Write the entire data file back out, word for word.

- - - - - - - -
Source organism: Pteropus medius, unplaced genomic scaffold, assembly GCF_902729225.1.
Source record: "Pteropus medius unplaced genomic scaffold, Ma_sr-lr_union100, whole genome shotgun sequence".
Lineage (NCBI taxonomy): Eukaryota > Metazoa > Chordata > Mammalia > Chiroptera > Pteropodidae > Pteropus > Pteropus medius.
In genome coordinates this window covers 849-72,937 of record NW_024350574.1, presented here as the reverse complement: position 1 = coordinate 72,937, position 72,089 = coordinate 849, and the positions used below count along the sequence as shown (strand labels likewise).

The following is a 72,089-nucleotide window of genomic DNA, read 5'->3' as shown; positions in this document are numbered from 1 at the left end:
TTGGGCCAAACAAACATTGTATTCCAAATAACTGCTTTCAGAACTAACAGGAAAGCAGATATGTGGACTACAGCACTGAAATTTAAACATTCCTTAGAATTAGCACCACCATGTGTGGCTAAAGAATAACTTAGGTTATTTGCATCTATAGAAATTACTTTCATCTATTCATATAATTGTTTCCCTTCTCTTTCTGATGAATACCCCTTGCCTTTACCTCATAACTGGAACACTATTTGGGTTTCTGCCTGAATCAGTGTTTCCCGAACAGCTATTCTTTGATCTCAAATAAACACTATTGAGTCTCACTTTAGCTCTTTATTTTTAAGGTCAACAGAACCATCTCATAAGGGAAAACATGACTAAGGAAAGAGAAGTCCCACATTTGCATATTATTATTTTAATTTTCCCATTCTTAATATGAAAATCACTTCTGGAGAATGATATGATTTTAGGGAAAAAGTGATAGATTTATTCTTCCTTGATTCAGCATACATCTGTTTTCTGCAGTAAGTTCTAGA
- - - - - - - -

Source organism: Pteropus medius, unplaced genomic scaffold, assembly GCF_902729225.1.
Source record: "Pteropus medius unplaced genomic scaffold, Ma_sr-lr_union100, whole genome shotgun sequence".
Lineage (NCBI taxonomy): Eukaryota > Metazoa > Chordata > Mammalia > Chiroptera > Pteropodidae > Pteropus > Pteropus medius.
In genome coordinates this window covers 849-72,937 of record NW_024350574.1, presented here as the reverse complement: position 1 = coordinate 72,937, position 72,089 = coordinate 849, and the positions used below count along the sequence as shown (strand labels likewise).

The following is a 72,089-nucleotide window of genomic DNA, read 5'->3' as shown; positions in this document are numbered from 1 at the left end:
TTGGGCCAAACAAACATTGTATTCCAAATAACTGCTTTCAGAACTAACAGGAAAGCAGATATGTGGACTACAGCACTGAAATTTAAACATTCCTTAGAATTAGCACCACCATGTGTGGCTAAAGAATAACTTAGGTTATTTGCATCTATAGAAATTACTTTCATCTATTCATATAATTGTTTCCCTTCTCTTTCTGATGAATACCCCTTGCCTTTACCTCATAACTGGAACACTATTTGGGTTTCTGCCTGAATCAGTGTTTCCCGAACAGCTATTCTTTGATCTCAAATAAACACTATTGAGTCTCACTTTAGCTCTTTATTTTTAAGGTCAACAGAACCATCTCATAAGGGAAAACATGACTAAGGAAAGAGAAGTCCCACATTTGCATATTATTATTTTAATTTTCCCATTCTTAATATGAAAATCACTTCTGGAGAATGATATGATTTTAGGGAAAAAGTGATAGATTTATTCTTCCTTGATTCAGCATACATCTGTTTTCTGCAGTAAGTTCTAGA